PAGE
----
Commitment to President Obama: 20,000 GRAND CHALLENGE ENGINEERS in a decade Schools will specially prepare new generation to take on societal aspirations

PostedApril 17, 2015

Commitment to President Obama: 20,000 GRAND CHALLENGE ENGINEERS in a decade Schools will specially prepare new generation to take on societal aspirations

President Barack Obama greets science, technology, engineering, and math (STEM) leaders including National Academy of Engineering President C. D. Mote Jr. during the 2015 White House Science Fair, in the Map Room of the White House, March 23, 2015. (Official White House Photo by Pete Souza)

In a letter of commitment presented to President Barack Obama today, more than 120 U.S. engineering schools announced plans to educate a new generation of engineers expressly equipped to tackle some of the most pressing issues facing society in the 21st century.

These "Grand Challenges," identified through initiatives such as the White House Strategy for American Innovation, the National Academy of Engineering (NAE) Grand Challenges for Engineering, and the United Nations Millennium Development Goals, include complex yet critical goals such as engineering better medicines, making solar energy cost-competitive with coal, securing cyberspace, and advancing personalized learning tools to deliver better education to more individuals.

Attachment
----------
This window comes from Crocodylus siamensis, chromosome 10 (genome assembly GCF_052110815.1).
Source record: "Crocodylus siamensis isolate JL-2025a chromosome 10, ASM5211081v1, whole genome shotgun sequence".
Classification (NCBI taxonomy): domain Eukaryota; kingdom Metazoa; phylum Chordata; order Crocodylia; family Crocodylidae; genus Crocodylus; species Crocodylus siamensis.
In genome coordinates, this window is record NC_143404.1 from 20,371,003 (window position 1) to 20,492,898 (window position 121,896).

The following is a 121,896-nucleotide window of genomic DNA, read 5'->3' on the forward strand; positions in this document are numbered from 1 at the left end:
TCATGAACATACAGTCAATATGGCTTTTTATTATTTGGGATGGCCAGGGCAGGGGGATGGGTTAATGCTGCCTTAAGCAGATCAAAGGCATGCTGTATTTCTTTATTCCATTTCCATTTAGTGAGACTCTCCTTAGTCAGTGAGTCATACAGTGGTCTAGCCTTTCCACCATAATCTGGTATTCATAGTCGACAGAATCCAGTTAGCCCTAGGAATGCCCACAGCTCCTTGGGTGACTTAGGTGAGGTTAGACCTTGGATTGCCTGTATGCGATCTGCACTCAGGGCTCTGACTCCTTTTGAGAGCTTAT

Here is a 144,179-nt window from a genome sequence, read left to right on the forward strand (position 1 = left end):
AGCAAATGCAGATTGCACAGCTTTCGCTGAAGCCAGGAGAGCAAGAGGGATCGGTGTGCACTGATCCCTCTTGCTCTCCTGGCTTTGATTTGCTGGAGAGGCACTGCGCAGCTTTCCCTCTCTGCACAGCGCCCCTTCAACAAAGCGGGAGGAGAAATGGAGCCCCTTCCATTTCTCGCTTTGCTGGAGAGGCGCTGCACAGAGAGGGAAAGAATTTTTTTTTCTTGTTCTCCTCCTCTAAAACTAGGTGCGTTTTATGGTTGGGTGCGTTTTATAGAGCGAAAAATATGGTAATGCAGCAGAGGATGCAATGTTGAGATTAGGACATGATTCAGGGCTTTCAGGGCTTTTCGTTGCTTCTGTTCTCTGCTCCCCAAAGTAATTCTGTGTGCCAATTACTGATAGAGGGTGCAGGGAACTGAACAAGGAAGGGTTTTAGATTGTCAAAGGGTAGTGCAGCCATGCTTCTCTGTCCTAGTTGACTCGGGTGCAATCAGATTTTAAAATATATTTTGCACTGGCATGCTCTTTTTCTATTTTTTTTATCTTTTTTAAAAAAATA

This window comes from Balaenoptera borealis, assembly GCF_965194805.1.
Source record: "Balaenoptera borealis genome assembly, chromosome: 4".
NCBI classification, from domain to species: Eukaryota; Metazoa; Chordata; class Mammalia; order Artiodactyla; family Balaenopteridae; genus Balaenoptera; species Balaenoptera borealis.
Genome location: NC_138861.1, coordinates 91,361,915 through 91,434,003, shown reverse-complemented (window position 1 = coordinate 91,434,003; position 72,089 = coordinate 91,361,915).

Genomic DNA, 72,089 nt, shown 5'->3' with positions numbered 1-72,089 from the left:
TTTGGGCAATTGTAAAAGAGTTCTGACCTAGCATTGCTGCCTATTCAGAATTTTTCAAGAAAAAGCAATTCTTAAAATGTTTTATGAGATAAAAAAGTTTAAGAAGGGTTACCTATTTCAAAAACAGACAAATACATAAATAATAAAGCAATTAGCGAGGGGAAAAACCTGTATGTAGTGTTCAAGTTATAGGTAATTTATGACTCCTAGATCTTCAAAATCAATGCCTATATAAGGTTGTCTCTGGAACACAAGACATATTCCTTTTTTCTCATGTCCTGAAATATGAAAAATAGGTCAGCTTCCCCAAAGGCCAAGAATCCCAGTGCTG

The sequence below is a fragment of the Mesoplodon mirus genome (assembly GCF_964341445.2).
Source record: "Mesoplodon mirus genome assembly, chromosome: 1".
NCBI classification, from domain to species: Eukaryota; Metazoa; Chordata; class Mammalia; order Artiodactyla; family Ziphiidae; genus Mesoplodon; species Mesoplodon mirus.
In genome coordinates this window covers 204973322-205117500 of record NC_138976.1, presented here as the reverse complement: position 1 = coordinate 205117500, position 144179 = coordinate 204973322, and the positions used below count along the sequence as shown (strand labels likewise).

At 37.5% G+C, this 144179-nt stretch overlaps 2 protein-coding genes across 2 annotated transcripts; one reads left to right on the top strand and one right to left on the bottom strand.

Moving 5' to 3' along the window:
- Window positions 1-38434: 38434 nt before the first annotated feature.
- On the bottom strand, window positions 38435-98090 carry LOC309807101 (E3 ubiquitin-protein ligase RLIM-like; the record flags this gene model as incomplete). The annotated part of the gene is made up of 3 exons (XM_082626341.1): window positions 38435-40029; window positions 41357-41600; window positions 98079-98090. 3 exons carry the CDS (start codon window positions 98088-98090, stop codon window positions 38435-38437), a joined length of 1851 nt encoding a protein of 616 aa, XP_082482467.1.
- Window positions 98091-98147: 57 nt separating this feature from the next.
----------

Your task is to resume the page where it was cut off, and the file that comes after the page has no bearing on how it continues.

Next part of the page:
Each of the 122 signing schools has pledged to graduate a minimum of 20 students per year who have been specially prepared to lead the way in solving such large-scale problems, with the goal of training more than 20,000 formally recognized “Grand Challenge Engineers” over the next decade.